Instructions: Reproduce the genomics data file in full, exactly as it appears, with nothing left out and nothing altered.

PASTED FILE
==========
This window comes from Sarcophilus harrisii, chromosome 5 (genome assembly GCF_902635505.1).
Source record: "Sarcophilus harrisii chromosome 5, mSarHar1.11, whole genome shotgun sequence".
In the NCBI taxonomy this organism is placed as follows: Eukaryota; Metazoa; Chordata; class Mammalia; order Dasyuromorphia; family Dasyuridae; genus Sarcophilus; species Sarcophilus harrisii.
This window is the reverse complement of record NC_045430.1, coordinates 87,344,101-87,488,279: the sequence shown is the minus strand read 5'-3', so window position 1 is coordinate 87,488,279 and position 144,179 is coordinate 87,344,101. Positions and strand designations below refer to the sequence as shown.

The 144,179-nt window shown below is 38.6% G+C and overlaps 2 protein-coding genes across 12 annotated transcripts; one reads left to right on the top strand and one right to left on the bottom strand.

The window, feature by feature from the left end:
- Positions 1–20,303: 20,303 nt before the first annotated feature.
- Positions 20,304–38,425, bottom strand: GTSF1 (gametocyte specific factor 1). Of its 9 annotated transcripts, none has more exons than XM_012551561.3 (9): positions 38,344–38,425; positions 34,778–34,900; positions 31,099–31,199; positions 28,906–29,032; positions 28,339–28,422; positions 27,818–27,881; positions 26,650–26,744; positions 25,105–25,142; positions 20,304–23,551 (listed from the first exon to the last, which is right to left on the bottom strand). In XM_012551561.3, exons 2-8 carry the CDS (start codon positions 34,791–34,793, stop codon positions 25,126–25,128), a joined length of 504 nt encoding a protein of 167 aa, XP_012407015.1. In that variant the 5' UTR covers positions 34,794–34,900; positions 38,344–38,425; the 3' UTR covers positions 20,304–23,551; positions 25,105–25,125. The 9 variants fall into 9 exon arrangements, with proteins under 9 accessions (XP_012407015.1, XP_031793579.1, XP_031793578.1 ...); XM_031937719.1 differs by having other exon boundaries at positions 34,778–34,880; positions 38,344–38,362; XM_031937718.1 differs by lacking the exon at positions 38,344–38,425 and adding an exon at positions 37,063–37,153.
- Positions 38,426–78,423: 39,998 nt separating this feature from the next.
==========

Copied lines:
This window comes from Sarcophilus harrisii, chromosome 5 (genome assembly GCF_902635505.1).
Source record: "Sarcophilus harrisii chromosome 5, mSarHar1.11, whole genome shotgun sequence".
In the NCBI taxonomy this organism is placed as follows: Eukaryota; Metazoa; Chordata; class Mammalia; order Dasyuromorphia; family Dasyuridae; genus Sarcophilus; species Sarcophilus harrisii.
This window is the reverse complement of record NC_045430.1, coordinates 87,344,101-87,488,279: the sequence shown is the minus strand read 5'-3', so window position 1 is coordinate 87,488,279 and position 144,179 is coordinate 87,344,101. Positions and strand designations below refer to the sequence as shown.

The 144,179-nt window shown below is 38.6% G+C and overlaps 2 protein-coding genes across 12 annotated transcripts; one reads left to right on the top strand and one right to left on the bottom strand.

The window, feature by feature from the left end:
- Positions 1–20,303: 20,303 nt before the first annotated feature.
- Positions 20,304–38,425, bottom strand: GTSF1 (gametocyte specific factor 1). Of its 9 annotated transcripts, none has more exons than XM_012551561.3 (9): positions 38,344–38,425; positions 34,778–34,900; positions 31,099–31,199; positions 28,906–29,032; positions 28,339–28,422; positions 27,818–27,881; positions 26,650–26,744; positions 25,105–25,142; positions 20,304–23,551 (listed from the first exon to the last, which is right to left on the bottom strand). In XM_012551561.3, exons 2-8 carry the CDS (start codon positions 34,791–34,793, stop codon positions 25,126–25,128), a joined length of 504 nt encoding a protein of 167 aa, XP_012407015.1. In that variant the 5' UTR covers positions 34,794–34,900; positions 38,344–38,425; the 3' UTR covers positions 20,304–23,551; positions 25,105–25,125. The 9 variants fall into 9 exon arrangements, with proteins under 9 accessions (XP_012407015.1, XP_031793579.1, XP_031793578.1 ...); XM_031937719.1 differs by having other exon boundaries at positions 34,778–34,880; positions 38,344–38,362; XM_031937718.1 differs by lacking the exon at positions 38,344–38,425 and adding an exon at positions 37,063–37,153.
- Positions 38,426–78,423: 39,998 nt separating this feature from the next.